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Home > News > 2018 > June > Respect for teachers now part of the national conversation

Respect for teachers now part of the national conversation

young_teacher.jpgThe importance of restoring professional respect for teachers was at the forefront of national debate this week.

On this week’s Q&A program, a primary school teacher described how a minority in the community views teachers as “glorified babysitters” who have “plenty of holidays” and that attacks like these on the professionalism of teachers are having a damaging impact.

In a question to federal opposition leader Bill Shorten, the teacher asked what should be done to change the wider general public’s view of teachers and retain our best and brightest in the profession.

The response from Mr Shorten was to change the narrative on the profession by “respecting teachers and mak[ing] it a profession we can be proud of”. Mr Shorten highlighted the need to increase resourcing of schools, improve teacher pay and end the reliance on part-time and fixed-term contract roles.

Watch the excerpt from Q&A below.

The status of teachers was also front and centre on this week’s episode of Gruen where guest advertisers created advertisements supporting the notion of paying our teachers the same rate of pay as politicians.

While approaching a humorous topic, the advertisements powerfully juxtaposed the significance of teachers’ work – that of educating our next generation – with the value society places on this work.

Watch the advertisement pitched on Gruen below.

IEUA-QNT Assistant Secretary Brad Hayes said it was positive to see the importance of valuing teachers at the centre of public debate.

“For too long, we have seen an erosion of the professional respect for teachers and it is time for that to change,” Mr Hayes said.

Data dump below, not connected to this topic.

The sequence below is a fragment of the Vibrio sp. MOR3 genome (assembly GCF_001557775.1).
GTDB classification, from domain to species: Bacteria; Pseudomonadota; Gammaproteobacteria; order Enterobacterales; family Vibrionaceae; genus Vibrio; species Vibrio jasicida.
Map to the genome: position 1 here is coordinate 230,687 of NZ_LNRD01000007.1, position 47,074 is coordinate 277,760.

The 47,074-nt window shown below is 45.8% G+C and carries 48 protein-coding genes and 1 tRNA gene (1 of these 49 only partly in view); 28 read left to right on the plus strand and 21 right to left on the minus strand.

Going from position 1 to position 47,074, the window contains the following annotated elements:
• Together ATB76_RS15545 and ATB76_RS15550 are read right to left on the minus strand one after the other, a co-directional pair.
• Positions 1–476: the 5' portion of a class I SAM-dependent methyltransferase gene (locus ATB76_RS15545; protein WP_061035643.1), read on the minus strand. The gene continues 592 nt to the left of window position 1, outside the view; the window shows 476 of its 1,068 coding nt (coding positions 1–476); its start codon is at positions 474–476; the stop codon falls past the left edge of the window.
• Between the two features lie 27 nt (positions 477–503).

“Flawed standardised testing has become synonymous with education in Australia, teachers have a lack of autonomy over many elements of their work and the league table approach to NAPLAN and other test results has significantly damaged the perception of teaching,” Mr Hayes said.

“Our union has long campaigned for enhancing the professional respect of teachers, but we will renew that push through a national campaign alongside our colleague unions across the country.”

Mr Hayes said IEU’s national Teaching: It’s Our Profession campaign will fight for concrete change and improvements to the status of the profession.

“Teachers need to be empowered as the professionals they are to make autonomous decisions about what is best for their students.

“They need to be freed from the unnecessary administrative burden of data reporting for reporting’s sake.

“We need to build greater understanding within the broader community of just how hard teachers work to provide quality education to every student in Australian classrooms.”

Mr Hayes said where governments and others in the community will not listen to our calls for change, we must make them listen by campaigning strongly.

“We must find our professional voice because teaching is our profession,” Mr Hayes said.